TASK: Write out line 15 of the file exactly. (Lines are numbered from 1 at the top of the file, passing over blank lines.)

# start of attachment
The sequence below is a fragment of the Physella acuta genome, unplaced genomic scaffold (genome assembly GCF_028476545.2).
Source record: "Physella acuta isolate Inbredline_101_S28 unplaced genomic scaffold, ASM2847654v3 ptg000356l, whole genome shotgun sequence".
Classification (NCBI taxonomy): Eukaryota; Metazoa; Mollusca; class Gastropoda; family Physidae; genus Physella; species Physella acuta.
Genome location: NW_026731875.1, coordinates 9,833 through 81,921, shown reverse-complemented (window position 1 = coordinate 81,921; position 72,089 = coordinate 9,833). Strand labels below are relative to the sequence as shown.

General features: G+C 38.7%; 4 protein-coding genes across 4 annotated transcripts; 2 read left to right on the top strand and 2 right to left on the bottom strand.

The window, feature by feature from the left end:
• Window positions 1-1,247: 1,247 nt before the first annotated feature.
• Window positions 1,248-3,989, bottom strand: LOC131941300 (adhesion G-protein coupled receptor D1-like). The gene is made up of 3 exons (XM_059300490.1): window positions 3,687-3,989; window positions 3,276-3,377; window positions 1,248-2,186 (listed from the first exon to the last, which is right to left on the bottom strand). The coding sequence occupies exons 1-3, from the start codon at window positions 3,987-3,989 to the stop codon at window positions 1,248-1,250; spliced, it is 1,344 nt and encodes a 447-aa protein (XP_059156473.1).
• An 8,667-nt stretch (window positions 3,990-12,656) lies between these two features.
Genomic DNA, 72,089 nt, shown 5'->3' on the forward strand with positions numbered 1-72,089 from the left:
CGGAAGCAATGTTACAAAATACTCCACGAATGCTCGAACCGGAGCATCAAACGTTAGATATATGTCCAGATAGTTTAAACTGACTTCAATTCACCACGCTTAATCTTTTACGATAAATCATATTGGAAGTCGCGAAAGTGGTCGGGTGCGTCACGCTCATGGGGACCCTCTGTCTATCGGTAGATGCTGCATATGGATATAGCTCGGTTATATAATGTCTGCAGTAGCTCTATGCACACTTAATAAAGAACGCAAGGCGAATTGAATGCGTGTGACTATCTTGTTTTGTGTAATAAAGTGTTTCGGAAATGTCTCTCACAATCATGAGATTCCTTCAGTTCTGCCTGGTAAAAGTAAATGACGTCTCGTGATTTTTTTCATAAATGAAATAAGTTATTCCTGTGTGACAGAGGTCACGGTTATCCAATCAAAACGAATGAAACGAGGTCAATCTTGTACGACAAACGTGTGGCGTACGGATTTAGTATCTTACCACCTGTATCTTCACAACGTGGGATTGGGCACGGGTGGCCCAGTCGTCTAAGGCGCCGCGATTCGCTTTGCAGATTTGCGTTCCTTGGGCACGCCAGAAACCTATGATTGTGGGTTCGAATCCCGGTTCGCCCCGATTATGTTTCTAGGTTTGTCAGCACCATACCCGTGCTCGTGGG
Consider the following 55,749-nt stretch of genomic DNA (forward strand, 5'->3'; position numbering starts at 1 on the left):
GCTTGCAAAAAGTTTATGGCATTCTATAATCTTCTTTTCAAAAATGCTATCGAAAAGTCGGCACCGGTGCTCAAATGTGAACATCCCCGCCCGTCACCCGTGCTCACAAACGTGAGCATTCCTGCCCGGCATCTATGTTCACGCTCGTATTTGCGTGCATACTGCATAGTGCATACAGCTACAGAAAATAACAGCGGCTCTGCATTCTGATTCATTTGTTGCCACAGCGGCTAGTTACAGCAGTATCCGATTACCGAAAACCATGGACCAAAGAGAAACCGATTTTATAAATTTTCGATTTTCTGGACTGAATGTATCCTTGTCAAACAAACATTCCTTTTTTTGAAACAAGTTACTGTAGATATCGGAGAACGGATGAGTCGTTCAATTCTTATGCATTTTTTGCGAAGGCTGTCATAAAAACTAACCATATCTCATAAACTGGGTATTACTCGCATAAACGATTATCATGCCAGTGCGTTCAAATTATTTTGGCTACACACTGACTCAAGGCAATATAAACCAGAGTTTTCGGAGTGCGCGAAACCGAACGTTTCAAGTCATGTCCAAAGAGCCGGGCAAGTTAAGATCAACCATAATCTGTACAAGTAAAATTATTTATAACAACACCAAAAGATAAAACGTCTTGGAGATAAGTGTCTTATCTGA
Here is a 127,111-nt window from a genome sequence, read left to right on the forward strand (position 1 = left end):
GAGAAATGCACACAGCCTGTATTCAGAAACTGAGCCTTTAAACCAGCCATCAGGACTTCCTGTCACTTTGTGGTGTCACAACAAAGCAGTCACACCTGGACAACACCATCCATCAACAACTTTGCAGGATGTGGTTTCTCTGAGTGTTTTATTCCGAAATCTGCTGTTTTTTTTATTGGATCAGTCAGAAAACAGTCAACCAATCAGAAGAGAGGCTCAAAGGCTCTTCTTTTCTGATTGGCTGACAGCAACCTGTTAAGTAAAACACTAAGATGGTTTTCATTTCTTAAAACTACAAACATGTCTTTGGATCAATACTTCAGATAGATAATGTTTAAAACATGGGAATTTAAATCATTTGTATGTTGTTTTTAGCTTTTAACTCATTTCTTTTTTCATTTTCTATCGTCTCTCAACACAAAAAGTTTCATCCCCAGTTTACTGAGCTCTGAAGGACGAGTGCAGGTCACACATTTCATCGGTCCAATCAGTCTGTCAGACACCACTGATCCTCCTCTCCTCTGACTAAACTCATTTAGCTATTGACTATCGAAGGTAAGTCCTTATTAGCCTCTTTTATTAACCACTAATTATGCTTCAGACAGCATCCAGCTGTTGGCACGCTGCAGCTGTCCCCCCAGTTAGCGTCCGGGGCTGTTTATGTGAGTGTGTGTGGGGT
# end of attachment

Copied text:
GAGAAATGCACACAGCCTGTATTCAGAAACTGAGCCTTTAAACCAGCCATCAGGACTTCCTGTCACTTTGTGGTGTCACAACAAAGCAGTCACACCTGGACAACACCATCCATCAACAACTTTGCAGGATGTGGTTTCTCTGAGTGTTTTATTCCGAAATCTGCTGTTTTTTTTATTGGATCAGTCAGAAAACAGTCAACCAATCAGAAGAGAGGCTCAAAGGCTCTTCTTTTCTGATTGGCTGACAGCAACCTGTTAAGTAAAACACTAAGATGGTTTTCATTTCTTAAAACTACAAACATGTCTTTGGATCAATACTTCAGATAGATAATGTTTAAAACATGGGAATTTAAATCATTTGTATGTTGTTTTTAGCTTTTAACTCATTTCTTTTTTCATTTTCTATCGTCTCTCAACACAAAAAGTTTCATCCCCAGTTTACTGAGCTCTGAAGGACGAGTGCAGGTCACACATTTCATCGGTCCAATCAGTCTGTCAGACACCACTGATCCTCCTCTCCTCTGACTAAACTCATTTAGCTATTGACTATCGAAGGTAAGTCCTTATTAGCCTCTTTTATTAACCACTAATTATGCTTCAGACAGCATCCAGCTGTTGGCACGCTGCAGCTGTCCCCCCAGTTAGCGTCCGGGGCTGTTTATGTGAGTGTGTGTGGGGT